NATIONAL WALKOUT: NUS urges the government to ‘Come Clean’ on student funding

Henrietta Richards reports on the planned boycott of lectures and seminars this Wednesday.

cuts funding higher education NUS protest Walkout

Students across the country are being urged to abandon their lectures and seminars next Wednesday and protest against ‘damaging’ new educational reforms.

The walkout on Wednesday 14th March is part of a ‘Week of Action’ organised by the National Union for Students. The campaign has been labeled the ‘Come Clean’ campaign in a bid to spark  a ‘public debate’ on funding issues.

Several other student organizations have also expressed their support, with the National Campaign Against Cuts and Fees asking students and University staff to "make a stand for publicly funded, accessible education".

The government decided in January to shelve its plans for a controversial ‘Higher Education Bill’ that proposed more ‘private’ universities. However with fees for the coming academic year now set at £9000 and the EMA (Educational Maintenance Allowance) scheme due to be scrapped, many students are still unhappy at the state of higher education.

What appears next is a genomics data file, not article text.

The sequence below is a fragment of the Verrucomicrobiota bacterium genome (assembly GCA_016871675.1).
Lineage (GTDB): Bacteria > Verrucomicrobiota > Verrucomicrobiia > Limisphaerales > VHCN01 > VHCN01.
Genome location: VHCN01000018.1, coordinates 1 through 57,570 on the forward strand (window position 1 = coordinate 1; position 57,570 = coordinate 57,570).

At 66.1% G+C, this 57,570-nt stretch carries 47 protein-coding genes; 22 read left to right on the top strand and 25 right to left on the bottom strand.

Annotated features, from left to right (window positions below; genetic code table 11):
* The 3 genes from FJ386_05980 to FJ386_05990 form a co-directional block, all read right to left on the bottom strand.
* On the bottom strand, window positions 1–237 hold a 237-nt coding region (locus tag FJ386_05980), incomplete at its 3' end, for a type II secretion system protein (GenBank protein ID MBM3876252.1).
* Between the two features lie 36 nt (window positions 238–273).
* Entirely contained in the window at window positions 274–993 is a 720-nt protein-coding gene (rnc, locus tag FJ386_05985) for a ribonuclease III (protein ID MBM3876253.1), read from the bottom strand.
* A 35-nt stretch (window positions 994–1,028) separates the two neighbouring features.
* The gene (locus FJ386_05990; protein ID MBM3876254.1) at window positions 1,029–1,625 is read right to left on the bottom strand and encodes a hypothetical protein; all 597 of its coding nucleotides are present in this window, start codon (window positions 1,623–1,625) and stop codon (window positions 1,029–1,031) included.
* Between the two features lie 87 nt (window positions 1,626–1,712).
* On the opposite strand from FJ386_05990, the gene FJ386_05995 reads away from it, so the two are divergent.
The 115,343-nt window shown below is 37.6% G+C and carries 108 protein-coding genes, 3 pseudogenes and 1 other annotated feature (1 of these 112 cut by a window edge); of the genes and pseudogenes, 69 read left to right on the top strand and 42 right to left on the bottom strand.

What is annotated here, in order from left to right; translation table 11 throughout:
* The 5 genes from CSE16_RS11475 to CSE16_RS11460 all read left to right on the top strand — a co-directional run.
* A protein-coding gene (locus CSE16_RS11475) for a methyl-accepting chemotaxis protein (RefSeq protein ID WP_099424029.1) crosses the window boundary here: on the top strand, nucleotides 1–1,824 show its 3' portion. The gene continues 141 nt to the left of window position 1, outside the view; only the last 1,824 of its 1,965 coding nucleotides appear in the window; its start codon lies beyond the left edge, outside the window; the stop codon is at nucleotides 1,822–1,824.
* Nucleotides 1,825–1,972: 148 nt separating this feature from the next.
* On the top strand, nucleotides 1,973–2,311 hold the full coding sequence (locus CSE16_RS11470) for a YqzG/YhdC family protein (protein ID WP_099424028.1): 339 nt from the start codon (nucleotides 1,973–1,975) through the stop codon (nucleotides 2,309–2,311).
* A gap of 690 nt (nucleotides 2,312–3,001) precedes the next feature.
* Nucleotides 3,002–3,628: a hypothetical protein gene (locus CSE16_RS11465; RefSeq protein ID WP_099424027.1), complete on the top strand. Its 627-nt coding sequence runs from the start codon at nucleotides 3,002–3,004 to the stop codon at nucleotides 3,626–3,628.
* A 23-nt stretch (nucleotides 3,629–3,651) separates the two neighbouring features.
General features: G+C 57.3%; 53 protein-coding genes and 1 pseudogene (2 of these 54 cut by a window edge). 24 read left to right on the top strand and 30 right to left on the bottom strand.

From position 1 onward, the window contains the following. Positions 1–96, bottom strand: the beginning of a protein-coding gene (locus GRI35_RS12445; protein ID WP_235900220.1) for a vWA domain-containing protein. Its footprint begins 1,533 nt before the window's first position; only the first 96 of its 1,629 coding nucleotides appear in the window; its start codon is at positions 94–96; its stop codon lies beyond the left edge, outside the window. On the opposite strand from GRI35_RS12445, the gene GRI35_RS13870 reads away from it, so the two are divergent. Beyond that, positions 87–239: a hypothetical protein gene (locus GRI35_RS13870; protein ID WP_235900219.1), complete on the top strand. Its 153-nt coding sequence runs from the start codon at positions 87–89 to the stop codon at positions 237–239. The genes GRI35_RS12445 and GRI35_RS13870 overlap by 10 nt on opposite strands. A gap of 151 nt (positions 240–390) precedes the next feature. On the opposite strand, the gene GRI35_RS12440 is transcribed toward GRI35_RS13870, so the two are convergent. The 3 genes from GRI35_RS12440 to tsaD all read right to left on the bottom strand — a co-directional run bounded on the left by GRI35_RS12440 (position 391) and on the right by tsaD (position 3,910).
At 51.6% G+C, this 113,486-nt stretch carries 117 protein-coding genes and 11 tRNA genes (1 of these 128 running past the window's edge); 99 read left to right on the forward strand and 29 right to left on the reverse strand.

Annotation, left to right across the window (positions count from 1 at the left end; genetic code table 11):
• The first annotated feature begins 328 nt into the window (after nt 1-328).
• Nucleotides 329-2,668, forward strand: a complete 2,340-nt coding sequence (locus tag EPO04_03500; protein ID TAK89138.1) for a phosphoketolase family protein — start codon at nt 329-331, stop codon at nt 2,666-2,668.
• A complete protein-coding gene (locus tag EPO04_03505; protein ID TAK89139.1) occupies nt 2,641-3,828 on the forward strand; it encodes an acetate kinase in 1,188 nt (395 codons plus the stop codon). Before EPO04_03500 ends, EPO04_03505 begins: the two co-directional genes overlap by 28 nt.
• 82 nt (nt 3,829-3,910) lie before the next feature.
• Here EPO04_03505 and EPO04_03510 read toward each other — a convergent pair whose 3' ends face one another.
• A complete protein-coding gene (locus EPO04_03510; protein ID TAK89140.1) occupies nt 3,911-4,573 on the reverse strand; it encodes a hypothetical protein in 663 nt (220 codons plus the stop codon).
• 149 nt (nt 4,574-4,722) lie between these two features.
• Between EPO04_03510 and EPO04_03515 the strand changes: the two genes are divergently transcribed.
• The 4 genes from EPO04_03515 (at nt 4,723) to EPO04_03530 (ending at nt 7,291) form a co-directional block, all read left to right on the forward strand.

The NUS explained on their website that although the HE bill has been dropped, many of the ‘most damaging reforms’ do not require legislation and would never have been included in the bill anyway.

The action in Exeter is being organised by the group ‘Socialist Students’ who have advertised the protest with posters around campus. The University Press office however did not seem to be initially aware of the proposed walkout when we first contacted them.

Many Exeter students will remember similar protests taking place in December 2010 when the Newman A lecture Theatre in Peter Chalk was occupied for several days by groups campaigning against the government’s plans to raise fees and cut funding for higher education

Students this year have expressed mixed views about the campaign. Leanne Ong, a first year studying Sports Science and Psychology, said that she felt that as the tuition fee rise was already confirmed, any act of protest would be "redundant". However, she also praised the fact that the protest would bring the issue to the "forefront of people’s minds and hopefully make an impact on the government in future years".

Other students have highlighted the fact that many of us do not have timetabled classes on a Wednesday with one second year English student telling The Drop that a walkout would have "no effect" on his day "whatsoever".

Will you be walking out of your lectures this Wednesday? We want to hear your thoughts on the proposed action. For more information on the campaign see the NUS website –